Software

Two ways to add checkbox controls to a Word document

Use a customized bulleted list or a content control to insert checkboxes into a Word document, depending on how you are going to use it.

You can use Word to create a simple To Do list. If you like, you can even print checkbox controls next to each item. There are two ways to add checkbox controls and how you'll use them determines which method you'll use.

Only for printing

If you plan to print your list and use a pen or pencil to mark each item as you complete it, you can add checkbox controls instead of bullets, as follows:

  1. Select the list.
  2. Click the Home tab if necessary.
  3. Click the Bullets dropdown in the Paragraph group. (Don't just click the option; doing so will automatically insert the default bullet.)
  4. Choose Define New Bullet from the dropdown list.
  5. In the resulting dialog box, click Symbol.
  6. Choose Wingdings from the Font dropdown.
  7. Select the checkbox in the first row.
  8. Click OK twice.

In Word 2003, select the right-click the list and choose Bullets and Numberings from the resulting shortcut menu. Choose any bullet style and click Customize. Click Character in the resulting dialog box. Continue with step 6 above.

Word will replace the default bullet character with the selected checkbox. This particular symbol won't let you check anything in the actual document, but it's great for printing.

Content control

If you want the capability to check the checkbox within the Word document, use a content control (in Word 2003, use a Forms field). These controls are available on the Developer tab, which isn't visible by default. To display the Developer tab, if necessary, do the following:

  1. Right-click anywhere on the ribbon's background and choose Customize The Ribbon.
  2. Check the Developer item in the list to the right.
  3. Click OK.

Once the Developer tab is available, you can add a checkbox content control, as follows:

  1. Position the cursor where you want the first control. (Don't select the entire item; doing so will delete the item).
  2. Click the Developer tab.
  3. Click the Checkbox content control in the Controls group.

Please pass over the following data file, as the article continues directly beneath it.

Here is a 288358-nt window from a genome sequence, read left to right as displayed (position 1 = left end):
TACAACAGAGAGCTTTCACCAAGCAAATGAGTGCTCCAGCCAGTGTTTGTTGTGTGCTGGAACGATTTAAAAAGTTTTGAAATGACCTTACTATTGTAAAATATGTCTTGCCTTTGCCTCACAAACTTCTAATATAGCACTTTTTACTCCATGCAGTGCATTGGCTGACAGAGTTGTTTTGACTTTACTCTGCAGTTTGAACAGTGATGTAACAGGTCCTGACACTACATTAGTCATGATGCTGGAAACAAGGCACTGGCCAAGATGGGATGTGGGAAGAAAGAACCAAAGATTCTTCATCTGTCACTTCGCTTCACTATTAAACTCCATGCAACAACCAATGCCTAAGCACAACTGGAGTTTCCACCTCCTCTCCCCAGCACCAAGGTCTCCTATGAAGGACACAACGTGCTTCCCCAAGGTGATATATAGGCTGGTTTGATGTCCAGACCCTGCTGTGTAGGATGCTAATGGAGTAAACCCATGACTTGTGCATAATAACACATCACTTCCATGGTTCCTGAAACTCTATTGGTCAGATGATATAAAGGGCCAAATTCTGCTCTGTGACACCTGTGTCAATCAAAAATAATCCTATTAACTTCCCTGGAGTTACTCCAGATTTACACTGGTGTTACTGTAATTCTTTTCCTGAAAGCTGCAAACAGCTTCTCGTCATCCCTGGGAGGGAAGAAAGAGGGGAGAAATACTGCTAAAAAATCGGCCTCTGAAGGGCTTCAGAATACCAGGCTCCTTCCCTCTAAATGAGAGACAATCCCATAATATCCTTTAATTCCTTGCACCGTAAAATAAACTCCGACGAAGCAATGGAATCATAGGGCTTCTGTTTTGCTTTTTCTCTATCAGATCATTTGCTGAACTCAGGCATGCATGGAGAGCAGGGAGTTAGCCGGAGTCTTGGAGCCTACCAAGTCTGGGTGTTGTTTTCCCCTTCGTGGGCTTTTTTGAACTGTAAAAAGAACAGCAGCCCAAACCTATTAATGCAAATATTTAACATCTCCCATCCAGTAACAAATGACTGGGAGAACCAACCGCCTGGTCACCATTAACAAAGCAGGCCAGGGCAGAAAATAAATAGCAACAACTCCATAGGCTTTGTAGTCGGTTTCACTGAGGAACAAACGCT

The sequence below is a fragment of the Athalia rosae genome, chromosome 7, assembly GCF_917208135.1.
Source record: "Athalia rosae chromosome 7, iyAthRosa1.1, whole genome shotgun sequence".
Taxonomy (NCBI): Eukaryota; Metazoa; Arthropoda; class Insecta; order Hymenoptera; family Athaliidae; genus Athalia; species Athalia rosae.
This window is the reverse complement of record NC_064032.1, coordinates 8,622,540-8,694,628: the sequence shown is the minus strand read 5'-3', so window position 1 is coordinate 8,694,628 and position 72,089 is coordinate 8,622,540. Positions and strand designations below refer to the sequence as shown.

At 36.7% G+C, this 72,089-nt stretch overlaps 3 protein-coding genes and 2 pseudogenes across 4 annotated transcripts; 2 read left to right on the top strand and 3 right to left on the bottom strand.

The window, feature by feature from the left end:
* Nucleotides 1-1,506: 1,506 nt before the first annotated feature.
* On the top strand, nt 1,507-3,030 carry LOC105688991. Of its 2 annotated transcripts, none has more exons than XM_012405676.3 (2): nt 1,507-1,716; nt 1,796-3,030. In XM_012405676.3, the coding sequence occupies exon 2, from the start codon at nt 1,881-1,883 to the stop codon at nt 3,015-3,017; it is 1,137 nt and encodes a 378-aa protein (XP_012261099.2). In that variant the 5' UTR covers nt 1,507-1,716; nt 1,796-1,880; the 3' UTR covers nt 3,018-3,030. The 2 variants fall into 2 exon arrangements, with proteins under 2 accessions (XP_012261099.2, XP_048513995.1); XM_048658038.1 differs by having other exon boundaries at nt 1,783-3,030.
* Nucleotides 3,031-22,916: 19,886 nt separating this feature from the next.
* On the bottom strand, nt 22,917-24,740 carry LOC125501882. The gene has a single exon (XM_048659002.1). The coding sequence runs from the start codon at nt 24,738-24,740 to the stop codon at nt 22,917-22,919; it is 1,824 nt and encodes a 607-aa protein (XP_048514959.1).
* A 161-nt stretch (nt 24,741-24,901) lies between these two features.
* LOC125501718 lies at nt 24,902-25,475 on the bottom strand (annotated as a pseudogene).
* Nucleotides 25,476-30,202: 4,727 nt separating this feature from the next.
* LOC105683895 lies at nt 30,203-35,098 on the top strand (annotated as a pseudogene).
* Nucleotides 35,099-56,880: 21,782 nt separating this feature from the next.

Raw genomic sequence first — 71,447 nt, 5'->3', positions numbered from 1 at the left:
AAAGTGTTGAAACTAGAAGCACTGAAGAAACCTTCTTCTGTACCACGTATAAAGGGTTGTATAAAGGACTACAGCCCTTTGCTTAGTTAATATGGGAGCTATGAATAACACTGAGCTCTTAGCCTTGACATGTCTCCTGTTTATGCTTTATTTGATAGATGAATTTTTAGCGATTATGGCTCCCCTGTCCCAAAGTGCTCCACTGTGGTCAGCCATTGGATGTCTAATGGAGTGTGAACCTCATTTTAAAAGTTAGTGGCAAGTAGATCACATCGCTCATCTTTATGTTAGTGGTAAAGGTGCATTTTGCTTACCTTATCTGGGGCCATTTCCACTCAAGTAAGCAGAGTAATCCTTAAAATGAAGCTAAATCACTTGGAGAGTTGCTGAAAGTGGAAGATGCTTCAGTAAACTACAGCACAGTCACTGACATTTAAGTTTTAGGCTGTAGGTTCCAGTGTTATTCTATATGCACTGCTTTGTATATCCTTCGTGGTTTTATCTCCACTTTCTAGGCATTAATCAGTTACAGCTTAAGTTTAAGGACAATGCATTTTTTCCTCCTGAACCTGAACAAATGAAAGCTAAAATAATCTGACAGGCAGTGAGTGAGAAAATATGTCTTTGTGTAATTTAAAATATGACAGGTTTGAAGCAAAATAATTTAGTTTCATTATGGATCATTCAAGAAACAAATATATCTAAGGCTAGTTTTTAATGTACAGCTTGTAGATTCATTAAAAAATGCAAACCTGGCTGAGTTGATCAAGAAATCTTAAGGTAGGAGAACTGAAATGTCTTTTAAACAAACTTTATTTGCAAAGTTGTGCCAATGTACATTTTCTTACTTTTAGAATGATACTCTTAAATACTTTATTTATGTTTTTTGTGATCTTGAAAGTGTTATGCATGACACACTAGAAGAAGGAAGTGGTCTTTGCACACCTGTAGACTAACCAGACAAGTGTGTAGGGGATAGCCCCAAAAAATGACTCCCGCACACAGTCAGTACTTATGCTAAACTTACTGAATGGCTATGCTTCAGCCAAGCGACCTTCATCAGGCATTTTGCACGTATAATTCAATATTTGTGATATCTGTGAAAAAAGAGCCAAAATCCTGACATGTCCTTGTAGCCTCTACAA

Unfortunately, you can't insert content controls to the entire group of items, as a group, similar to the way you'd add bullets. You must insert each control individually. Selecting the checkbox content control toggles between checked and unchecked. Don't limit checkboxes to just To Do lists - anytime you have a two-state choice, consider using a checkbox.

About

Susan Sales Harkins is an IT consultant, specializing in desktop solutions. Previously, she was editor in chief for The Cobb Group, the world's largest publisher of technical journals.

3 comments
ChantelleK
ChantelleK

When I email a document that I have created with Microsoft Office 2010 to another office, the content control version of the checkboxes doesn't work.  They just show up a square and do not check off with the X in the middle.  Does anyone know why? (We also have Microsoft Lync setup with our offices)

ian
ian

at once using a table. This is how I do it. In this example I have five list items already in a document. Below the list, I will add a 2 x 5 table. Select and copy the list into the second column of the table. In column 1, row 1, insert the check box as described in the article copy the check box select the remaining empty cells in column 1 and paste the check box. All items now have a check box next to them. Go back to your original list and delete it. You can now format the table to not look like a table. To do this select the table right mouse and select table properties from the table tab, select borders and shading from the borders tab, select none. press ok twice. The whole process takes less than a minute, no matter how large the table.

zimmerwoman
zimmerwoman

In Office 2007, at least in my installation, the checkbox is under the "legacy tools" icon in the lower-right corner of the controls group of buttons to insert. It looks different, so hover your cursor over them to see what they read. I didn't know that one was there until I tried to use this tip.